It is so hugely variable by individual situation that biting the bullet, getting the testing, and seeing what your individual panel of experts says about your particular case is the only option...

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Re : Tests after PE

Postby catherine » Wed Dec 06, 2006 12:46 am

It depends Heather,

If it's an autoimmune issue eg. lupus, then you would need to be seen by an appropriate expert. Some of the clotting factor issues are not thought to be particularly impactful outside of pregnancy, but that would depend on the levels. MTHFR mutations are not considered signifcant to regular health unless your homocysteine levels are abnormal. This is thought to be a contributing factor to the development of cardiovascular disease and can be managed by vitamin B supplements (if I remember correctly).

The vast majority of folks don't pop up with anything I suspect. Autoimmune disease or cardiovascular problems will likely become more problematic with aging, so forewarned is forearmed.

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Re : Tests after PE

Postby blythe » Wed Dec 06, 2006 11:43 am

What kind of things can be done to manage these disorders if they're found? Sometimes I already feel like something is "wrong" with me because I've had pregnancy issues. I'd rather not give myself another label unless there's something I can do about it!

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Re : Tests after PE

Postby jenndola » Wed Aug 16, 2006 03:06 am

Gina, all of the tests listed above are checking for either genetic or acquired clotting disorders.

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Re : Tests after PE

Postby two_tzu » Wed Aug 16, 2006 00:38 am

Tammy and Laura,
Thanks so much for this thread- old as it is. I've recently lost my first child at 28 weeks due to complications from preeclampsia, and I've been trying to find more information on the possible tests that will be offered at my pre-conception appointment in September. I've had a hard time finding them all listed in one place!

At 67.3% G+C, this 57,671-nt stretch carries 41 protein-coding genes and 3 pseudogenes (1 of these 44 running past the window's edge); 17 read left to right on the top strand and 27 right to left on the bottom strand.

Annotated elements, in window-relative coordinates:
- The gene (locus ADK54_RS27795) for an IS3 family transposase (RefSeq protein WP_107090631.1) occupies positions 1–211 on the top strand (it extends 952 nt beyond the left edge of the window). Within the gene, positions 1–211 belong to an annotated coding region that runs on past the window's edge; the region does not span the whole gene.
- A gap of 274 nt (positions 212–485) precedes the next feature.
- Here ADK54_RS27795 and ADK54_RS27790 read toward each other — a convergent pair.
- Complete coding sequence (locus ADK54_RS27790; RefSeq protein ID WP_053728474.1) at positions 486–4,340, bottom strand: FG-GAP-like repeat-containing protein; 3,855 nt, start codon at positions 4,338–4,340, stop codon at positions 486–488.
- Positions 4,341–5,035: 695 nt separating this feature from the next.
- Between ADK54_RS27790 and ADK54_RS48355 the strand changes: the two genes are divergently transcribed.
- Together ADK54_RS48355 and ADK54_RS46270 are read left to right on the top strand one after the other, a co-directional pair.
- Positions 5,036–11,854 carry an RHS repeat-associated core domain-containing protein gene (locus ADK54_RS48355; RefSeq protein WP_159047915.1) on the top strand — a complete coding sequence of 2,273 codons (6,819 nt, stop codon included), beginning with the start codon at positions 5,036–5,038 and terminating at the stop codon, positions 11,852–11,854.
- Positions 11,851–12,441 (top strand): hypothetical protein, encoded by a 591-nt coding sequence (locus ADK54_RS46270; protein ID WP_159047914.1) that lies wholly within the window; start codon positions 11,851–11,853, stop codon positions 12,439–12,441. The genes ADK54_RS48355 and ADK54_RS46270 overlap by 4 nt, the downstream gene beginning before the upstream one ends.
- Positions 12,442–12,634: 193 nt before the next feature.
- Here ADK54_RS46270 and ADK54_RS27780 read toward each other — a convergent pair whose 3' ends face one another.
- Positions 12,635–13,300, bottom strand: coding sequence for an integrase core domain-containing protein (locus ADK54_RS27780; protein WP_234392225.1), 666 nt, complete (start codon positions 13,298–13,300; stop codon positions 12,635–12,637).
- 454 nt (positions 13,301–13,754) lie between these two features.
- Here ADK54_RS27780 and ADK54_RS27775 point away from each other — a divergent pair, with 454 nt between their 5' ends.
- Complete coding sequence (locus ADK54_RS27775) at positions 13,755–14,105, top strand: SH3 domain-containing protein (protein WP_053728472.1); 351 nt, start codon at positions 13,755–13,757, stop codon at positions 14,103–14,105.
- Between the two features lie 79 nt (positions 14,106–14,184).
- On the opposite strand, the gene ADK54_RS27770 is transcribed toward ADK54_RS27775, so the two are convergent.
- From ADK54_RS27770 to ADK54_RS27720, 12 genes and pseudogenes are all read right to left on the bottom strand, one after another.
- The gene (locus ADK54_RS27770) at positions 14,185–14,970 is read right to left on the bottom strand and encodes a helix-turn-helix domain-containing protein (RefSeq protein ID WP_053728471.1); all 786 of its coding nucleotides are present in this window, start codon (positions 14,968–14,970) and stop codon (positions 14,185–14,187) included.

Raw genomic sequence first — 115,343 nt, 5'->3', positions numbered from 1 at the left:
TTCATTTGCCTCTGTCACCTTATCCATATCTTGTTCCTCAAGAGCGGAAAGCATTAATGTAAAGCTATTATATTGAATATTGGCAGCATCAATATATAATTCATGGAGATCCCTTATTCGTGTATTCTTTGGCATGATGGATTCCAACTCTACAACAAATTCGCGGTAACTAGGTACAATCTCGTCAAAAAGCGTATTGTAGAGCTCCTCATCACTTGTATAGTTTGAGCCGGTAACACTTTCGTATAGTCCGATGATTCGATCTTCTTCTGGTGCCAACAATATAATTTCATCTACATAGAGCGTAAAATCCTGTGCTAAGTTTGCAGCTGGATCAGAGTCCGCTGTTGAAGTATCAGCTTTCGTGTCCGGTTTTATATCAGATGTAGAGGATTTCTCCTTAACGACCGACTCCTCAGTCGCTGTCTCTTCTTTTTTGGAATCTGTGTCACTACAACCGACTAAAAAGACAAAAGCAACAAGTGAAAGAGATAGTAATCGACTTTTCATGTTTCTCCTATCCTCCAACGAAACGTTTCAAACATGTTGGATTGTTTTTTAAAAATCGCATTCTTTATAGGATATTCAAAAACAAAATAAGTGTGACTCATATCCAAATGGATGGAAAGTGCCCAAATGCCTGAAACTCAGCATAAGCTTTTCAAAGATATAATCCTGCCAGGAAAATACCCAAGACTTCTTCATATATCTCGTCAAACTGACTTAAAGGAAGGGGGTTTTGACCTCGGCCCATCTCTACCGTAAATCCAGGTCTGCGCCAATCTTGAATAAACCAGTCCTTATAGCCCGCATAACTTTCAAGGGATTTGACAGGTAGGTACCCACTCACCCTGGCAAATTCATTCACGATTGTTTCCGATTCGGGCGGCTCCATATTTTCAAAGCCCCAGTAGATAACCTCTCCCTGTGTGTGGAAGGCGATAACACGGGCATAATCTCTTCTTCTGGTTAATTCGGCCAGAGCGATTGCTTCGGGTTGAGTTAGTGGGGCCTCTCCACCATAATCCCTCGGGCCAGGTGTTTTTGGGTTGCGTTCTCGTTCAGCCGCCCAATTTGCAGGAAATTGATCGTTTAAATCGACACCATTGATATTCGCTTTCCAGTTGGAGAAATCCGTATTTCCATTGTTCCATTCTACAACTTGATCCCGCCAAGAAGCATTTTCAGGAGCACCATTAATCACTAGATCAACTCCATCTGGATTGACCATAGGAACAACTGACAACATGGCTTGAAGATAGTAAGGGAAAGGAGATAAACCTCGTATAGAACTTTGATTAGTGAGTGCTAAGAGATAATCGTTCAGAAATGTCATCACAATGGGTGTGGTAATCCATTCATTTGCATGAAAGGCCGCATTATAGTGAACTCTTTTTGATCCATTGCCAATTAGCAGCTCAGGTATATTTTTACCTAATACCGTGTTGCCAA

Now if I can only find more information about what each test looks for...


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Re : Tests after PE

Postby laura » Fri May 21, 2004 11:20 pm

HI Tammy! There are two links that I think might help answer your question-- first the "ask the Experts" link:

and then from a member:

"There are several lists of tests floating around on the various preeclampsia sites, but here is the most comprehensive one I've seen (my OB recommended most, but not all, of the tests):

Lieden Factor V mutation R560Q (DNA test by PCR)
Hyperhomocysteinemia MTHFR Mutation (DNA test by PCR)
Prothrombin Gene Mutation 20210 (GA) (DNA test by PCR)
Protein C levels
Protein S levels
Activated Protein C activity
Antibodies to 6 phospholipids of the IgM, IgG and IgA classes
Lupus anticoagulant antibody
Russell Viper Venom time
Activated partial thromboplastin time (APTT)
Prothrombin time (PT)and Partial prothrombin time (PPT)"

hope this helps!